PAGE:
Deb Lemon of ‘On Board Experiential’: “Test, Test, Test”

Test, Test, Test. — You don’t want to get to event day before realizing your event website doesn’t work properly on mobile devices, or that your registration flow is too difficult. Instead, have a dedicated QA/QC team that is focused on the user journey and identifying pain points in advance of your event before it’s too late. […]

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Test, Test, Test. — You don’t want to get to event day before realizing your event website doesn’t work properly on mobile devices, or that your registration flow is too difficult. Instead, have a dedicated QA/QC team that is focused on the user journey and identifying pain points in advance of your event before it’s too late. In addition, get a plan in place for full end-to-end testing to ensure your video, audio, closed captioning and other technical elements of your show run smoothly. You can never over prepare.

As a part of our series about “5 Things You Need To Know To Successfully Run a Live Virtual Event” I had the pleasure of interviewing Deb Lemon, Co-CEO and Partner, On Board Experiential (OBE).

On Board Experiential CEO Deb Lemon brings straight talk and smart strategy to every client partnership. She believes in the long game: making sure brand experiences add up to real business impact. And she takes pride in building (and leading) the dream teams to do it, thanks to instincts she sharpened as both a marketer and a true brand believer. A former college athlete, Lemon started her career working at a Nike store. Why? Because the brand spoke to her. She never forgot the authenticity of that connection as she rose through the ranks at Nike (Sports Marketing, Events, Brand), where her crowning achievements included activations at four straight Olympic Games and the creation of the Nike Women’s Marathon. At OBE, Lemon now keeps Facebook, JPMorgan Chase, Activision, and, yes, Nike (she’s a lifer) connected to their brand communities. She welcomes every chance to build OBE’s “Work Hard, Play Harder” culture, and she never loses her curious sense of adventure. Did you know? There are only two U.S. states “Fun Debbie” hasn’t hit. Arkansas and Nebraska: get ready.

Thank you so much for joining us in this interview series! Before we dive in, our readers would love to learn a bit more about you. Can you tell us a bit about your “childhood backstory”?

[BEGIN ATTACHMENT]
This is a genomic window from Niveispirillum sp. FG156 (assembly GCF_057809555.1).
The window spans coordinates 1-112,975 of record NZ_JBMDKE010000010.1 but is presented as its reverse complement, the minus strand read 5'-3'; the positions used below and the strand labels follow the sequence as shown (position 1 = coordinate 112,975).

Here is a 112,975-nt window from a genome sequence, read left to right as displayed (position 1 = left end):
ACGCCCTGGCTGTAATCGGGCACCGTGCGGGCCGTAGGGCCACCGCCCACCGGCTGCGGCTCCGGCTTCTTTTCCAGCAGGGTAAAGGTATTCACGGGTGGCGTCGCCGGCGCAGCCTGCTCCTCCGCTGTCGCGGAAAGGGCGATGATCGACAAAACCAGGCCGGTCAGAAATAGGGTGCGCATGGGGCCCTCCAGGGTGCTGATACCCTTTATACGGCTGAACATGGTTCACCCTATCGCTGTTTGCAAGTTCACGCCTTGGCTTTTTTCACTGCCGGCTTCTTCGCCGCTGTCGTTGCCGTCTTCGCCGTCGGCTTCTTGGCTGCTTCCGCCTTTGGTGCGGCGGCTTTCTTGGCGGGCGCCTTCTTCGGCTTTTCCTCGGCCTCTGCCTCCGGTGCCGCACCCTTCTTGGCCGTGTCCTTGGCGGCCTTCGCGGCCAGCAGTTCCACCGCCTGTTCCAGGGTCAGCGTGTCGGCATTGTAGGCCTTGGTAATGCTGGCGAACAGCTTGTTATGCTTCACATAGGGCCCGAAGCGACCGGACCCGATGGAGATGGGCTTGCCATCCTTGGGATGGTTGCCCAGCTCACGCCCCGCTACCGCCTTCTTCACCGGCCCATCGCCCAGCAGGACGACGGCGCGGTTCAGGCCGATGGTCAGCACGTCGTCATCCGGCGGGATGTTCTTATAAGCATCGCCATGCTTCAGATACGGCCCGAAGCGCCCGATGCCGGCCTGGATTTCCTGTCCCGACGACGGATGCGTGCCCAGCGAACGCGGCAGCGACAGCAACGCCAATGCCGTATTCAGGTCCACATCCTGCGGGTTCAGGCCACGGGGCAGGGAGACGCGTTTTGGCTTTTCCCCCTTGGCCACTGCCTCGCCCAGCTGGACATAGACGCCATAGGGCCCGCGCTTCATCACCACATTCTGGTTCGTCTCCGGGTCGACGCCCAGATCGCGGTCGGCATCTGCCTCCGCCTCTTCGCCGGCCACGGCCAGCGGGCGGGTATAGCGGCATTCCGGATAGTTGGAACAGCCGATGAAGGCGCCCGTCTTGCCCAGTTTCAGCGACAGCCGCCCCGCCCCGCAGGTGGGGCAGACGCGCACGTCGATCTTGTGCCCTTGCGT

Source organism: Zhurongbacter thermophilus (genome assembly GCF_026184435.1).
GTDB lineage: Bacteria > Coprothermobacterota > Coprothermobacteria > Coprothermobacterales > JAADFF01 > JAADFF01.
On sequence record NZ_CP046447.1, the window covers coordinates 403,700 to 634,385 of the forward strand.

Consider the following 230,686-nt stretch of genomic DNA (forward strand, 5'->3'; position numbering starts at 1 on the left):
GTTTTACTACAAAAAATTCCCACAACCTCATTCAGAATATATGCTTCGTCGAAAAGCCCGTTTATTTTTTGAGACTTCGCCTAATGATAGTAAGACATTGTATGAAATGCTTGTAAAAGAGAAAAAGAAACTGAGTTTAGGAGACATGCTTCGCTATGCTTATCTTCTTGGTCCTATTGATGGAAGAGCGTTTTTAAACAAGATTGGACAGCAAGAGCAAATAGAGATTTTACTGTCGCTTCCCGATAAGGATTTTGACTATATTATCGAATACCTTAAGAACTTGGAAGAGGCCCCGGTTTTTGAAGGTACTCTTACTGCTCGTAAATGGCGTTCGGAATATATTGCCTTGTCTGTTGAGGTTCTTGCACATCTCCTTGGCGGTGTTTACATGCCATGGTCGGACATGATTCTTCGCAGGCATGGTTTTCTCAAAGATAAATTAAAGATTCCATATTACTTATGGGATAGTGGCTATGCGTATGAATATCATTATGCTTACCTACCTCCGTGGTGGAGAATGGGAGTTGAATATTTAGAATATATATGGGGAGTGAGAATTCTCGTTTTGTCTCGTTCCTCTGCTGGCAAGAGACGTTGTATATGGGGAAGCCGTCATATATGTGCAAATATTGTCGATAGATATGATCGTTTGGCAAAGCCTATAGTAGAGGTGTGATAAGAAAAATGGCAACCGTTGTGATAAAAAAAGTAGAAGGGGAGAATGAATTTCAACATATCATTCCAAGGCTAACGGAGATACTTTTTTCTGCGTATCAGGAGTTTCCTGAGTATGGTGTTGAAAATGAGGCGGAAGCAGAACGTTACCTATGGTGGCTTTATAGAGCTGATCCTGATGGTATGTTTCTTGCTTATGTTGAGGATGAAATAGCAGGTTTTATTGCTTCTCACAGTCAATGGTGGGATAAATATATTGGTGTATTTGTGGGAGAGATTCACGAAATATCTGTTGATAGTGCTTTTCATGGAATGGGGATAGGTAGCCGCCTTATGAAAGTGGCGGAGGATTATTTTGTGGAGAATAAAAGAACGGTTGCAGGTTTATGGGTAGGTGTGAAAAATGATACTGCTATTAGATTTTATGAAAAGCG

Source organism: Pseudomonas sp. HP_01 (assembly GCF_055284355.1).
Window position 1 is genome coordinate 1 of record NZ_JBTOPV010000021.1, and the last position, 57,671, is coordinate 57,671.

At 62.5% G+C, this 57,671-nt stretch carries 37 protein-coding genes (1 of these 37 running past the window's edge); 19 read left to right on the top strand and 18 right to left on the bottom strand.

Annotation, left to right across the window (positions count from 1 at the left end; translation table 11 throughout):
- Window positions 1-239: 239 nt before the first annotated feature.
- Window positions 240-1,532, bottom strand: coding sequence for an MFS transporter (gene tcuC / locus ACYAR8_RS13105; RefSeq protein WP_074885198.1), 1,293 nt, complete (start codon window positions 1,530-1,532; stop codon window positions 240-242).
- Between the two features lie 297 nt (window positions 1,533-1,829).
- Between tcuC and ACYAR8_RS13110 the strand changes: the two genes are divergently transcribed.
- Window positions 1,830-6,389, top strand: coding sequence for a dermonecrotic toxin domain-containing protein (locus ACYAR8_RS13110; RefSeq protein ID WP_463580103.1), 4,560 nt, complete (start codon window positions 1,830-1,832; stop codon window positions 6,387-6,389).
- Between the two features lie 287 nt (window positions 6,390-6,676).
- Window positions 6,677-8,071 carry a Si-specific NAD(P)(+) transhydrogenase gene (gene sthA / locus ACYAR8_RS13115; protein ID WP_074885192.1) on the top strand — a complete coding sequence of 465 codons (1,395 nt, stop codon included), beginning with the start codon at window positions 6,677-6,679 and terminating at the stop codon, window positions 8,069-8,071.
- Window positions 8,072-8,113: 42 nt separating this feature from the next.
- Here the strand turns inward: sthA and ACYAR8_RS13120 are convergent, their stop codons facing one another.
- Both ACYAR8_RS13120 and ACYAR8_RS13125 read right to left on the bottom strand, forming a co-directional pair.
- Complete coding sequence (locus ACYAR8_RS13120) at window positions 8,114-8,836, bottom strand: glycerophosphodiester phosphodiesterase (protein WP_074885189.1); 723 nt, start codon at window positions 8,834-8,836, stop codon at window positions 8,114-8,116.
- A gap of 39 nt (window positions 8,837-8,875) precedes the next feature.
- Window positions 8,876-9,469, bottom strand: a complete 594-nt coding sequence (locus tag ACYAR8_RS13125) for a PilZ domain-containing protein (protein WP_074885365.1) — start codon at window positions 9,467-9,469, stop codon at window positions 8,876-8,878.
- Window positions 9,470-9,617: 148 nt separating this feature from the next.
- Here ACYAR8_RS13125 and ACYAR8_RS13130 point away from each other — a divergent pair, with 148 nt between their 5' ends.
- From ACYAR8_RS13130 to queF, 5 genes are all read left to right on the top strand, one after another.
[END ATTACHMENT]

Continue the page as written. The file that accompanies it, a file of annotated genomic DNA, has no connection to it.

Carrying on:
I grew up in Fredericksburg, Virginia as the only daughter of four kids. My three brothers and I were very competitive with each other, especially when it came to sports, so naturally I developed into an athlete. In high school, I was on the swim, basketball and track teams. I felt a true kinship with my teammates as we worked together to achieve shared goals (and win, of course!). This drive to succeed also permeated my dedication to schoolwork, and as a result, I received an academic scholarship in Mathematics to Roanoke College, where I also played basketball.

Can you tell us the story of what led you to this particular career path?

After college, I worked in accounting at a law firm in Washington, D.C. for two years. I considered going back to school to get my MBA, but ultimately decided to invest in an epic life experience instead; I traveled across the USA in my Jeep with a college friend. We had an amazing time exploring the country, hiking, camping and sightseeing on a tight budget. Needing a job but not wanting the adventure to end, I landed in Summit County, Colorado where I was lucky enough to get hired at a Nike Factory Store as a sales associate. At the same time, I also started working on local snowshoe races in the winter and triathlons in the summer. Because of this experience, Nike gave me the opportunity to work on the Honolulu Marathon, which turned out to be the gateway event that set me on the path towards my soon-to-be new career in event marketing. When a position opened up on the Running Events team at Nike, I applied and got the job. From there, I worked my way up and eventually helped create the Nike Women’s Marathon, which On Board Experiential (OBE) produced. That’s when I met Dan, the founder of OBE. Just a few years later in 2006, he convinced me to be his business partner.

It has been quite a ride for us since then. We have learned so much about curating experiences for brands, however my favorite part of the business is creating a business culture that allows our people to become the best version of themselves. This is what truly drives the dynamic campaigns and experiences we create for clients.

Can you share a story about the funniest mistake you made when you were first starting? Can you tell us what lesson you learned from that?

I’ve made many mistakes…that’s what experiences are for, right? I’ll share one from my first year in the events job at Nike. In 1996, I traveled to the NYC Marathon and rented a minivan to drive the team around the city. Clearly I hadn’t been to New York much. Of course, we taxied, walked and subway-ed to all our locations, and I completely forgot about the van. A week passed and I returned to Portland after a successful event. A month later, I got a call about an unreturned minivan. I had to sweet talk a garage attendant at our hotel to help me return the van and avoid a month’s worth of parking lot rates :). I learned a key lesson: value your hotel staff partners and tip them during event weeks, especially during close out.

Is there a particular book, podcast, or film that made a significant impact on you? Can you share a story or explain why it resonated with you so much?

A book that I loved reading/listening to was Grit, by Angela Duckworth. Her emphasis on hands-on learning and leaving it all on the field is something we preach at OBE. My favorite quote is, “As much as talent counts, effort counts twice.”